Good morning, Jan :-)! I have one question and three comments for you on your Unit 4 paper. My question is, what were you referring to when you said, "when writing about a character in a story", in the cognitivism section? Is this another facet of Jan Hunsicker, author extraordinaire? Three Comments: 1) In the behaviorism section, I appreciated the reference to Pavlov's dog. I think it is one of the few things I remember from my psychology courses! Also, I thought you developed an interesting application of behaviorism to distance education. 2) In terms of constructivism, I liked your idea that each person has their own version or reality -building on the past to envision the future. For good or for bad, I think it is clearly evident in our society that this is the case. For those that attended Service Excellence Module 3, the experiment conducted on us to determine each person's definition of seldom, sometimes and often, supported this concept. Each person was relating it to their own past experiences. I'm going to save the rest of this comment for MY paper :). 3) I applaud your final statement, "I simply don't believe you can standardize creativity." I also agree that the government's renewed emphasis on test scores/performance metrics, in the name of accountability (and worthiness to receive funding), will prove to be the greatest obstacle. Great work, Jan! Laura
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Thread: Post: Author:

Jan's paper RE: Jan's paper Janet Hunsicker

Posted Date: Status:

March 3, 2013 1:50 PM Published

Hi Laura, Many people will say that what separates man and animals is the use of tools. I believe that man is the only species that tells stories. So, yes, I dabbled in writing stories. I've attended a conference or two and sat thru sessions on how to write fiction, but there are too many fatal flaws in my writing style. I actually did like that class where we all had to join a discussion on Mondays, at 7 p.m. I don't remember the software used for the chat room and I do remember it being hard to follow some of the discussion threads. We were probably all frantically trying to get our points across.

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Thanks for the kind words regarding my paper. Can't wait to read your paper. Jan
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Thread: Post: Author: Jan's paper RE: Jan's paper John Paris Posted Date: Status: March 3, 2013 9:19 AM Published

Jan, I really enjoyed reading your paper. Your psychology-based approach to evaluating and describing each learning theory added a valuable and thought-provoking dimension to what we have learned. The Pavlov's dog analogy was excellent in the Behaviorist model. To me, this reinforces the positive and negative aspects of this style. One one level, it strengthens the argument of how specific knowledge can be so strongly ingrained in a learner, in the same way Pavlov's dog never forgot the meaning of that bell. I still remember my multiplication tables, for example, from 3rd grade like the back of my hand without any sense of self-doubt due to the repetitive reinforcement of in-class recitation, quizzes and flash cards, even though that was even though that was 30-some-odd years ago! However, I believe learning, especially at the higher levels, should go beyond this style and should treat students more like the multi-faceted individuals that we are, confronted with a wide variety of options and resources at all waking moments of our lives. Creative thinking skills cannot be taught effectively via this approach, and we are more than the "dogs" in an experiement. I like how you incorporate specific ideas of how the brain functions in acquiring new knowledge and in problem solving in your explanation, and how this ideally compliments the constructivist theory. I do have one question in general after reflecting on this theory, taking your and my own positive assessment into account. That is, does anyone have an issue with the relative lack of a clear-cut or obvious "right and wrong answer" aspect to this style? In other words, much learning that I have experienced has involved some element of being told that I am "wrong" about something, thereby creating a motivation for me to rectify the error, and I'm not so sure that this is necessarily a flawed approach. The constructivist theory seems to avoid students' being told that they are ever "wrong" about anything, and only relies on positive reinforcement through the learning process. This realization doesn't make me want to reverse my view that this is the best of the three styles of learning contained in this unit, but it does give me a little pause and has piqued my curiosity as to what you and the experts in the field have to say about this. Any thoughts? Anyway, a very thoughtful and fascinating assessment Jan. Thanks! :)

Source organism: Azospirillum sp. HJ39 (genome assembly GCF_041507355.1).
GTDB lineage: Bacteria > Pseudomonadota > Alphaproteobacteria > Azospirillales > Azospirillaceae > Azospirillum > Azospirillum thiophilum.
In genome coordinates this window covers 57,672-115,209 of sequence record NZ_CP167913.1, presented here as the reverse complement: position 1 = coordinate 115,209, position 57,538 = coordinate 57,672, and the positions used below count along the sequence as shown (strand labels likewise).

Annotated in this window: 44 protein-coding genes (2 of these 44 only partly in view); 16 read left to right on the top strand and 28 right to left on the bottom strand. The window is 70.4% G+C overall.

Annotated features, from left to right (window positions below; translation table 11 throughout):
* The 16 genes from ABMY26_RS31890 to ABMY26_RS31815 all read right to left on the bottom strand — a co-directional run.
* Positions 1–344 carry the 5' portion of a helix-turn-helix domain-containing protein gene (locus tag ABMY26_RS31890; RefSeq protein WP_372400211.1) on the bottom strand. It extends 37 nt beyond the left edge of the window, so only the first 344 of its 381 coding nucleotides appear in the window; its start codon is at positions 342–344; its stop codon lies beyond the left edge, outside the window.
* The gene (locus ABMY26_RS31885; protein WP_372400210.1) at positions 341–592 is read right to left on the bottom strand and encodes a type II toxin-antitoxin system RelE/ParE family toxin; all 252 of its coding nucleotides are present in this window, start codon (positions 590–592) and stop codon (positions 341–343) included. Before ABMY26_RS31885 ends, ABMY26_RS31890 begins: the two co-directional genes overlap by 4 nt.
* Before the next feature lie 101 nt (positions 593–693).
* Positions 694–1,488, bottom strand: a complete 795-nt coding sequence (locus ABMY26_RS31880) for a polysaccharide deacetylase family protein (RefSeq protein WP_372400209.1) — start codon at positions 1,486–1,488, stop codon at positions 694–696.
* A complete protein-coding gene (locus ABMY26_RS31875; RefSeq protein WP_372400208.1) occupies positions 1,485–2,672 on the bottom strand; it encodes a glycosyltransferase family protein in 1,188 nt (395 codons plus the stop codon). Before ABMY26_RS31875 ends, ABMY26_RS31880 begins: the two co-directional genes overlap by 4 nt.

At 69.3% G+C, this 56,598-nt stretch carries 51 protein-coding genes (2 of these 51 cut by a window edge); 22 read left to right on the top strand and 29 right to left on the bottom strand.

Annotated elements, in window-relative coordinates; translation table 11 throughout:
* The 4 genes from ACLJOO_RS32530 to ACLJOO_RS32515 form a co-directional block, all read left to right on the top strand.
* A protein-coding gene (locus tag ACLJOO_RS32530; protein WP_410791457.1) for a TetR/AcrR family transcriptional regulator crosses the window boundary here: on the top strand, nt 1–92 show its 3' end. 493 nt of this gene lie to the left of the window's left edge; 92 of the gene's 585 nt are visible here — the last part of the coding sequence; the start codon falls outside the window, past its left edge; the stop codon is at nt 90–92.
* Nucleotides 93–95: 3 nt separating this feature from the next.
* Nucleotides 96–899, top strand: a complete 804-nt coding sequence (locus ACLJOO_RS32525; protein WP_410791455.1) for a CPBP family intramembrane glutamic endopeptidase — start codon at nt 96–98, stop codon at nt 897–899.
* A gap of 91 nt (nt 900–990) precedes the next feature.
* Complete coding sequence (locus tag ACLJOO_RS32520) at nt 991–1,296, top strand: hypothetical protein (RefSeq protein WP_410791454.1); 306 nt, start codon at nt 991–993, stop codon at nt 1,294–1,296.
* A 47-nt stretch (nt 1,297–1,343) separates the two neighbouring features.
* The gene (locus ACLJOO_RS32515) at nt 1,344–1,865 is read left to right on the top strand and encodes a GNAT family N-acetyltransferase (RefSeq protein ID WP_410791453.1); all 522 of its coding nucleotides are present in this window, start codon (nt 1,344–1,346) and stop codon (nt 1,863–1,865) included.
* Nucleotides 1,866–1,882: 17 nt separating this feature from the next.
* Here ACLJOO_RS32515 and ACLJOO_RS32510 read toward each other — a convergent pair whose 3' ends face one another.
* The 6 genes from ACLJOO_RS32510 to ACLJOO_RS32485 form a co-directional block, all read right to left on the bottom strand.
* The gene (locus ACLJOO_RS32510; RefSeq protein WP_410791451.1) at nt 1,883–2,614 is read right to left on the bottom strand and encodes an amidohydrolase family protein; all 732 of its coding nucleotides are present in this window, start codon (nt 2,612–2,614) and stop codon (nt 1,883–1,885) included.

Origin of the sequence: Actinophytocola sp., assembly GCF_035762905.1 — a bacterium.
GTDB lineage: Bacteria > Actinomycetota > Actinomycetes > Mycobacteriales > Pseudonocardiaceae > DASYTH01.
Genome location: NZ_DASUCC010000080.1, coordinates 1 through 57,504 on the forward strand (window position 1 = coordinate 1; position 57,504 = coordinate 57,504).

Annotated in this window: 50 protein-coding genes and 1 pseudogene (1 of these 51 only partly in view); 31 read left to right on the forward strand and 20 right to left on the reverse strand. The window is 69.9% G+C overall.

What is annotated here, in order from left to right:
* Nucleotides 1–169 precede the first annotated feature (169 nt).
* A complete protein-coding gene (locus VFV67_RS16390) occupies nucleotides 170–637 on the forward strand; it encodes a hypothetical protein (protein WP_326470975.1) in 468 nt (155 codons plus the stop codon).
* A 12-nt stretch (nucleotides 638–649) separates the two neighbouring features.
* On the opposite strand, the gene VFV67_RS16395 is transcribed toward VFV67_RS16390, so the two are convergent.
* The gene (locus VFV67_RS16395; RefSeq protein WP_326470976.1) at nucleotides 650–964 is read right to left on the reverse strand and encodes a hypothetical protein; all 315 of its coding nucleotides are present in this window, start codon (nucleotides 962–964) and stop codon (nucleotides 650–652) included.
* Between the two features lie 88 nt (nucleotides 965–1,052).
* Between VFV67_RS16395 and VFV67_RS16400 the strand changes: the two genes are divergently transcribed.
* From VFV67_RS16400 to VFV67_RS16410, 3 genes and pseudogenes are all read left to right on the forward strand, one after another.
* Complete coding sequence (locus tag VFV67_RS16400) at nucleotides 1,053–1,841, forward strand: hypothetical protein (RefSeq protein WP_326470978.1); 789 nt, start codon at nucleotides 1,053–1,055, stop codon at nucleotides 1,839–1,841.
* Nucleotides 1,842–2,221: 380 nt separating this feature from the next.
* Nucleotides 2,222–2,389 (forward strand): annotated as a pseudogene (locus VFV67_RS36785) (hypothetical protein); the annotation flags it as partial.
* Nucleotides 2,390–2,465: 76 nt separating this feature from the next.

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Thread: Post: Author: Jan's paper RE: Jan's paper Janet Hunsicker Posted Date: Edited Date: Status: March 3, 2013 1:54 PM March 3, 2013 2:38 PM Published

Hi John, Thanks for the kind words. Rather that say "you're wrong" I think constructivist theory allows the student to fail at understanding the concept. I think of it like this: I had a class in design. When a design clearly did not work the instructor said, "I'm glad you did it this way so the class can discuss the design." It was a way to support the work the student did, while discussing the flaws. His technique of keeping the discussion to the design allowed me to listen to the criticism without becoming overly defensive. As a student, I was disappointed he did think my work absolutely fabulous, but I and the class understood its shortcomings. The next design was better because I built on the knowledge gained. Jan
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OK